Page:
The Story of a Hero on the Home Front
A Tribute by Katie Piltch
Many people think of Americans in World War II solely in the context of soldiers fighting overseas. Although the soldiers get much of the credit for the war, these soldiers would not have been successful if not for the war efforts of American women on the home front. My great aunt Sylvia was one of these women, something I never knew before asking my mom if she knew anyone who was alive during World War II. The history of my family has always intrigued me, along with the history of women. Because Sylvia fits into both of these categories, I chose to dedicate my research to her and to find out more about her past. After interviewing my great aunt, I learned much more about her and feel a deeper connection to her because I learned things about her that many of my other family members didn’t. Sylvia and many other women volunteered their time and effort in order to help American soldiers fighting overseas. These women dedicated so much to the war that they deserve to be recognized for their patriotism and loyalty. Although not in combat, these women made the war a success for the United States.
December 7, 1941 was a regular day for my great aunt Sylvia, a senior in high school at the time, until an announcement from the principal told all of the students to report to the auditorium. There, Sylvia and her classmates were told that Pearl Harbor had been bombed and the United States was going to war. As Sylvia vividly recalls, “Immediately, a group of boys that I went to school with stepped forward and announced that they would enlist. It was amazing.”
Joining the Jewish War Veterans Ladies Auxiliary
Immediately, life changed for all Americans. Many men were sent overseas to fight while women remained home to support the soldiers. In 1945, while a senior in college, Sylvia decided to join the Jewish War Veterans Ladies Auxiliary, or JWLV, which had been started in 1928 as a branch of the Jewish War Veterans Auxiliary.
Sylvia also remembers holding and participating in blood drives, helping the wounded, some of which were disabled veterans. The JWLV hosted many of them, but often times Sylvia volunteered on her own.
Women on the home front did whatever possible to help the soldiers overseas. Women began working in factories, making things to send overseas, and began working jobs that had been usually done by men before the war. Because Sylvia was in college, she did not work a new factory job but volunteered every chance possible. Sylvia became a warden, checking to make sure that the lights of buildings and homes were out at night so that overhead planes could not spot them. Many times, Sylvia attended dances for returning veterans in order to raise their spirits. She remembers dancing on Scully Square “when the boys came home.” Sylvia liked seeing the soldiers and making their visits home enjoyable. She also attended to paralyzed veterans at hospitals and held events with the JWLV to help soldiers overseas.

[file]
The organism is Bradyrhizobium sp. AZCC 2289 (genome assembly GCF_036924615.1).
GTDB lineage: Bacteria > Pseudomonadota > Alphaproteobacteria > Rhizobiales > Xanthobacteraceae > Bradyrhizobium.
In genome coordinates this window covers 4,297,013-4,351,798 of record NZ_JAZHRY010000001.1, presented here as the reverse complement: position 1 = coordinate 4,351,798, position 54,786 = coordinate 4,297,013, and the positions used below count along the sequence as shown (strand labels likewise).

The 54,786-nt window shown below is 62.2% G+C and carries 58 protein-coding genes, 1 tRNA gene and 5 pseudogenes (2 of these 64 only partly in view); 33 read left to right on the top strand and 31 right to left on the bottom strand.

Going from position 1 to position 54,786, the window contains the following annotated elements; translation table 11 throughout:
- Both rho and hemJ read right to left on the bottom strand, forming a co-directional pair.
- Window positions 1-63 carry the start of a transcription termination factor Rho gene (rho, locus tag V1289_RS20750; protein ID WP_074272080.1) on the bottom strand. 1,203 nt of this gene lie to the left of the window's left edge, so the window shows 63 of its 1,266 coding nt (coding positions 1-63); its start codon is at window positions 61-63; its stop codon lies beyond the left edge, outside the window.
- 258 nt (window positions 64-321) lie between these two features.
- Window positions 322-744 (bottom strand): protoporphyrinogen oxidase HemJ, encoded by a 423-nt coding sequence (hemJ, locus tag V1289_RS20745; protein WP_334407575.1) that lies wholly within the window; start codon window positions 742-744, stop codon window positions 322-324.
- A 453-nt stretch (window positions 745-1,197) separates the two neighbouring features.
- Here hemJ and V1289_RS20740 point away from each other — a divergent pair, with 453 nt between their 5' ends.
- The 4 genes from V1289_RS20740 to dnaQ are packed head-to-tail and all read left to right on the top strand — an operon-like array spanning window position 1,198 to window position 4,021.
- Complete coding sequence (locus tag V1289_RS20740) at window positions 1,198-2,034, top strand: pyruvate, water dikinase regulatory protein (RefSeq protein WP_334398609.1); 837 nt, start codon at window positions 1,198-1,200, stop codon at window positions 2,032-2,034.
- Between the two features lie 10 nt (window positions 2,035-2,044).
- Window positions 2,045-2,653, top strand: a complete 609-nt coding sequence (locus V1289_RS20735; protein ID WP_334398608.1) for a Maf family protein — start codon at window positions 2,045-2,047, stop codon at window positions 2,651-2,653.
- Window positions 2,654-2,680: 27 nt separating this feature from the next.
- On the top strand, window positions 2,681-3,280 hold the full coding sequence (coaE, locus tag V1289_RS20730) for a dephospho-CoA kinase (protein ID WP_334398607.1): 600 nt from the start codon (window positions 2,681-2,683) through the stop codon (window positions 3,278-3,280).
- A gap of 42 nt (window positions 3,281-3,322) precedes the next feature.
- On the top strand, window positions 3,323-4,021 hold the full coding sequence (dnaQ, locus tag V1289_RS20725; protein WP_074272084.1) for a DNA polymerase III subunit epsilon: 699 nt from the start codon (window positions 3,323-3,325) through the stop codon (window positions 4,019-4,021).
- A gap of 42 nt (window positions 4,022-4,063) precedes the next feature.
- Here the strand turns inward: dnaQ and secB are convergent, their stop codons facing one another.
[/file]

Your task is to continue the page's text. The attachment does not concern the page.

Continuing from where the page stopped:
The Stories of Others
During the war, Sylvia had many family members and friends who helped on the home front. Sylvia and my grandmother met as members of the JWLV before my grandparents even met. My great aunt Iris, Sylvia’s sister, was also a member of the organization. My aunt Iris and my grandmother both made “goodies” to send overseas, including blintzes, knishes and afghans. The two played large roles in the organization, as my aunt Iris has a scholarship named after her and my grandmother was a department president of the JWLV. Sylvia also had cousins stationed in Africa and Germany. One of her cousins invaded concentration camps in Germany, but “died of a broken heart” after seeing the terrible treatment of Jews in the concentration camps. Sylvia helped the United States to support her family, friends, other soldiers and her country.
As a Jewish woman, my great aunt is very proud of her heritage. Before telling me any individual volunteering she did for the United States, she told me about what other Jewish women did for the United States during the war. One thing Sylvia told me was that the first nurse killed in the South Pacific during the war was Jewish. The nurse was Lieutenant Frances Slanger and she was killed in October of 1944. Although Sylvia never met Lieutenant Slanger, she knows a lot about her because she is proud to be related to her through religion.
After sharing this special interview with my great aunt, I realized how interesting of a past Sylvia has and that I am greatly interested in it. I hope to continue to learn about her past and ask her questions because she has experienced something that is truly fascinating. I am glad that I chose to do such a personal story because without this project I never would have come upon this great piece of family history. Sylvia’s past is something I will always remember and I am grateful that I was able to learn so much about it. This interview is a lot more than a project; it is the story of an amazing woman devoted to her country and her family. As I learned more and more about Sylvia’s exciting past, I realized there is so much that I probably do not know about her and I cannot wait to discover it.
Interview with Sylvia Piltch. November 22, 2007.
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